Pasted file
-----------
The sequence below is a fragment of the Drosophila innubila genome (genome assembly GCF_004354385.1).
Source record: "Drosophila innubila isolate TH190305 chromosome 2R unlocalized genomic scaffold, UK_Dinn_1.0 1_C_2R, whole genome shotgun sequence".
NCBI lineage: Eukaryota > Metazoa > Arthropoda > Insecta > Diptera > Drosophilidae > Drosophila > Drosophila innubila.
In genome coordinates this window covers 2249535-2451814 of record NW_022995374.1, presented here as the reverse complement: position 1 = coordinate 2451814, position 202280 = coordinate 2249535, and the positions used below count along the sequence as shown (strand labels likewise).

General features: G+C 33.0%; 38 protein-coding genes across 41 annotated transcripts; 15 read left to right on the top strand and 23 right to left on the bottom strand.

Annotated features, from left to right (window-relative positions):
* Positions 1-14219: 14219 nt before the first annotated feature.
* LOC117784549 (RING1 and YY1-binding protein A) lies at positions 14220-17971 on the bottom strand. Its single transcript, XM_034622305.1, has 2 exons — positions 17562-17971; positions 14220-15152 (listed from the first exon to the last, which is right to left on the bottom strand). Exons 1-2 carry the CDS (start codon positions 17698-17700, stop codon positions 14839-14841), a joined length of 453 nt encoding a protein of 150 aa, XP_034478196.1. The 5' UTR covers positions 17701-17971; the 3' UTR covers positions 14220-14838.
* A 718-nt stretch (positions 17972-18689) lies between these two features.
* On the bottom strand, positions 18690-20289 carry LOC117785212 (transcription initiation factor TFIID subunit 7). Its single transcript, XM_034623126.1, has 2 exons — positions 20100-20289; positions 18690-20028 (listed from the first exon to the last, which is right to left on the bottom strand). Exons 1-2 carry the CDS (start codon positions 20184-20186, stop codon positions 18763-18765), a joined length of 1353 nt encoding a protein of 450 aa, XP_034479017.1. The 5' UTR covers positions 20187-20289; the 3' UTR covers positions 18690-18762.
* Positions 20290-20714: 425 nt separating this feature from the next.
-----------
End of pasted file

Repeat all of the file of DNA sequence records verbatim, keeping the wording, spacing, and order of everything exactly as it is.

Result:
The sequence below is a fragment of the Drosophila innubila genome (genome assembly GCF_004354385.1).
Source record: "Drosophila innubila isolate TH190305 chromosome 2R unlocalized genomic scaffold, UK_Dinn_1.0 1_C_2R, whole genome shotgun sequence".
NCBI lineage: Eukaryota > Metazoa > Arthropoda > Insecta > Diptera > Drosophilidae > Drosophila > Drosophila innubila.
In genome coordinates this window covers 2249535-2451814 of record NW_022995374.1, presented here as the reverse complement: position 1 = coordinate 2451814, position 202280 = coordinate 2249535, and the positions used below count along the sequence as shown (strand labels likewise).

General features: G+C 33.0%; 38 protein-coding genes across 41 annotated transcripts; 15 read left to right on the top strand and 23 right to left on the bottom strand.

Annotated features, from left to right (window-relative positions):
* Positions 1-14219: 14219 nt before the first annotated feature.
* LOC117784549 (RING1 and YY1-binding protein A) lies at positions 14220-17971 on the bottom strand. Its single transcript, XM_034622305.1, has 2 exons — positions 17562-17971; positions 14220-15152 (listed from the first exon to the last, which is right to left on the bottom strand). Exons 1-2 carry the CDS (start codon positions 17698-17700, stop codon positions 14839-14841), a joined length of 453 nt encoding a protein of 150 aa, XP_034478196.1. The 5' UTR covers positions 17701-17971; the 3' UTR covers positions 14220-14838.
* A 718-nt stretch (positions 17972-18689) lies between these two features.
* On the bottom strand, positions 18690-20289 carry LOC117785212 (transcription initiation factor TFIID subunit 7). Its single transcript, XM_034623126.1, has 2 exons — positions 20100-20289; positions 18690-20028 (listed from the first exon to the last, which is right to left on the bottom strand). Exons 1-2 carry the CDS (start codon positions 20184-20186, stop codon positions 18763-18765), a joined length of 1353 nt encoding a protein of 450 aa, XP_034479017.1. The 5' UTR covers positions 20187-20289; the 3' UTR covers positions 18690-18762.
* Positions 20290-20714: 425 nt separating this feature from the next.